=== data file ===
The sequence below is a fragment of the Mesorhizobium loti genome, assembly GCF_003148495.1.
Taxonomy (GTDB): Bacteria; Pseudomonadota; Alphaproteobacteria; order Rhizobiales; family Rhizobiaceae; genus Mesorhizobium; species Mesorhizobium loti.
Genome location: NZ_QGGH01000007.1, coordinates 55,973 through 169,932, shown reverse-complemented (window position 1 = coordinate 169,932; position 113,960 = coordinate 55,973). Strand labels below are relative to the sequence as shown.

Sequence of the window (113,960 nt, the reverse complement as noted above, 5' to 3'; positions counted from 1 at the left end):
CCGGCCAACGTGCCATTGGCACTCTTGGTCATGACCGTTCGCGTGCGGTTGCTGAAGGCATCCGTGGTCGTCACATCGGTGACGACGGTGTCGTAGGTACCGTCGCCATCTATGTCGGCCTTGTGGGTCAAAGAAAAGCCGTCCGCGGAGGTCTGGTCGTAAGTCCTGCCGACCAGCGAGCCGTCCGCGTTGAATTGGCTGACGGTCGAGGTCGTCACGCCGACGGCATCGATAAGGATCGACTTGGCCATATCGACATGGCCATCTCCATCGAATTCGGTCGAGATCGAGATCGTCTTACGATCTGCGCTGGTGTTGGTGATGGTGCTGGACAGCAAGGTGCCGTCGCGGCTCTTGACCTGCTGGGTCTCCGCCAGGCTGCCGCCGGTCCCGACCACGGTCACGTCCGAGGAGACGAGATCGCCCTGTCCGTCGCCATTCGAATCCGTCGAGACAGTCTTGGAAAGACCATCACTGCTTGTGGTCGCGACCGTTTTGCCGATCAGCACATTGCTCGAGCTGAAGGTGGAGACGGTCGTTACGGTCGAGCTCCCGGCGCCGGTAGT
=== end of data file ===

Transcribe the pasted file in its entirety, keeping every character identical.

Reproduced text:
The sequence below is a fragment of the Mesorhizobium loti genome, assembly GCF_003148495.1.
Taxonomy (GTDB): Bacteria; Pseudomonadota; Alphaproteobacteria; order Rhizobiales; family Rhizobiaceae; genus Mesorhizobium; species Mesorhizobium loti.
Genome location: NZ_QGGH01000007.1, coordinates 55,973 through 169,932, shown reverse-complemented (window position 1 = coordinate 169,932; position 113,960 = coordinate 55,973). Strand labels below are relative to the sequence as shown.

Sequence of the window (113,960 nt, the reverse complement as noted above, 5' to 3'; positions counted from 1 at the left end):
CCGGCCAACGTGCCATTGGCACTCTTGGTCATGACCGTTCGCGTGCGGTTGCTGAAGGCATCCGTGGTCGTCACATCGGTGACGACGGTGTCGTAGGTACCGTCGCCATCTATGTCGGCCTTGTGGGTCAAAGAAAAGCCGTCCGCGGAGGTCTGGTCGTAAGTCCTGCCGACCAGCGAGCCGTCCGCGTTGAATTGGCTGACGGTCGAGGTCGTCACGCCGACGGCATCGATAAGGATCGACTTGGCCATATCGACATGGCCATCTCCATCGAATTCGGTCGAGATCGAGATCGTCTTACGATCTGCGCTGGTGTTGGTGATGGTGCTGGACAGCAAGGTGCCGTCGCGGCTCTTGACCTGCTGGGTCTCCGCCAGGCTGCCGCCGGTCCCGACCACGGTCACGTCCGAGGAGACGAGATCGCCCTGTCCGTCGCCATTCGAATCCGTCGAGACAGTCTTGGAAAGACCATCACTGCTTGTGGTCGCGACCGTTTTGCCGATCAGCACATTGCTCGAGCTGAAGGTGGAGACGGTCGTTACGGTCGAGCTCCCGGCGCCGGTAGT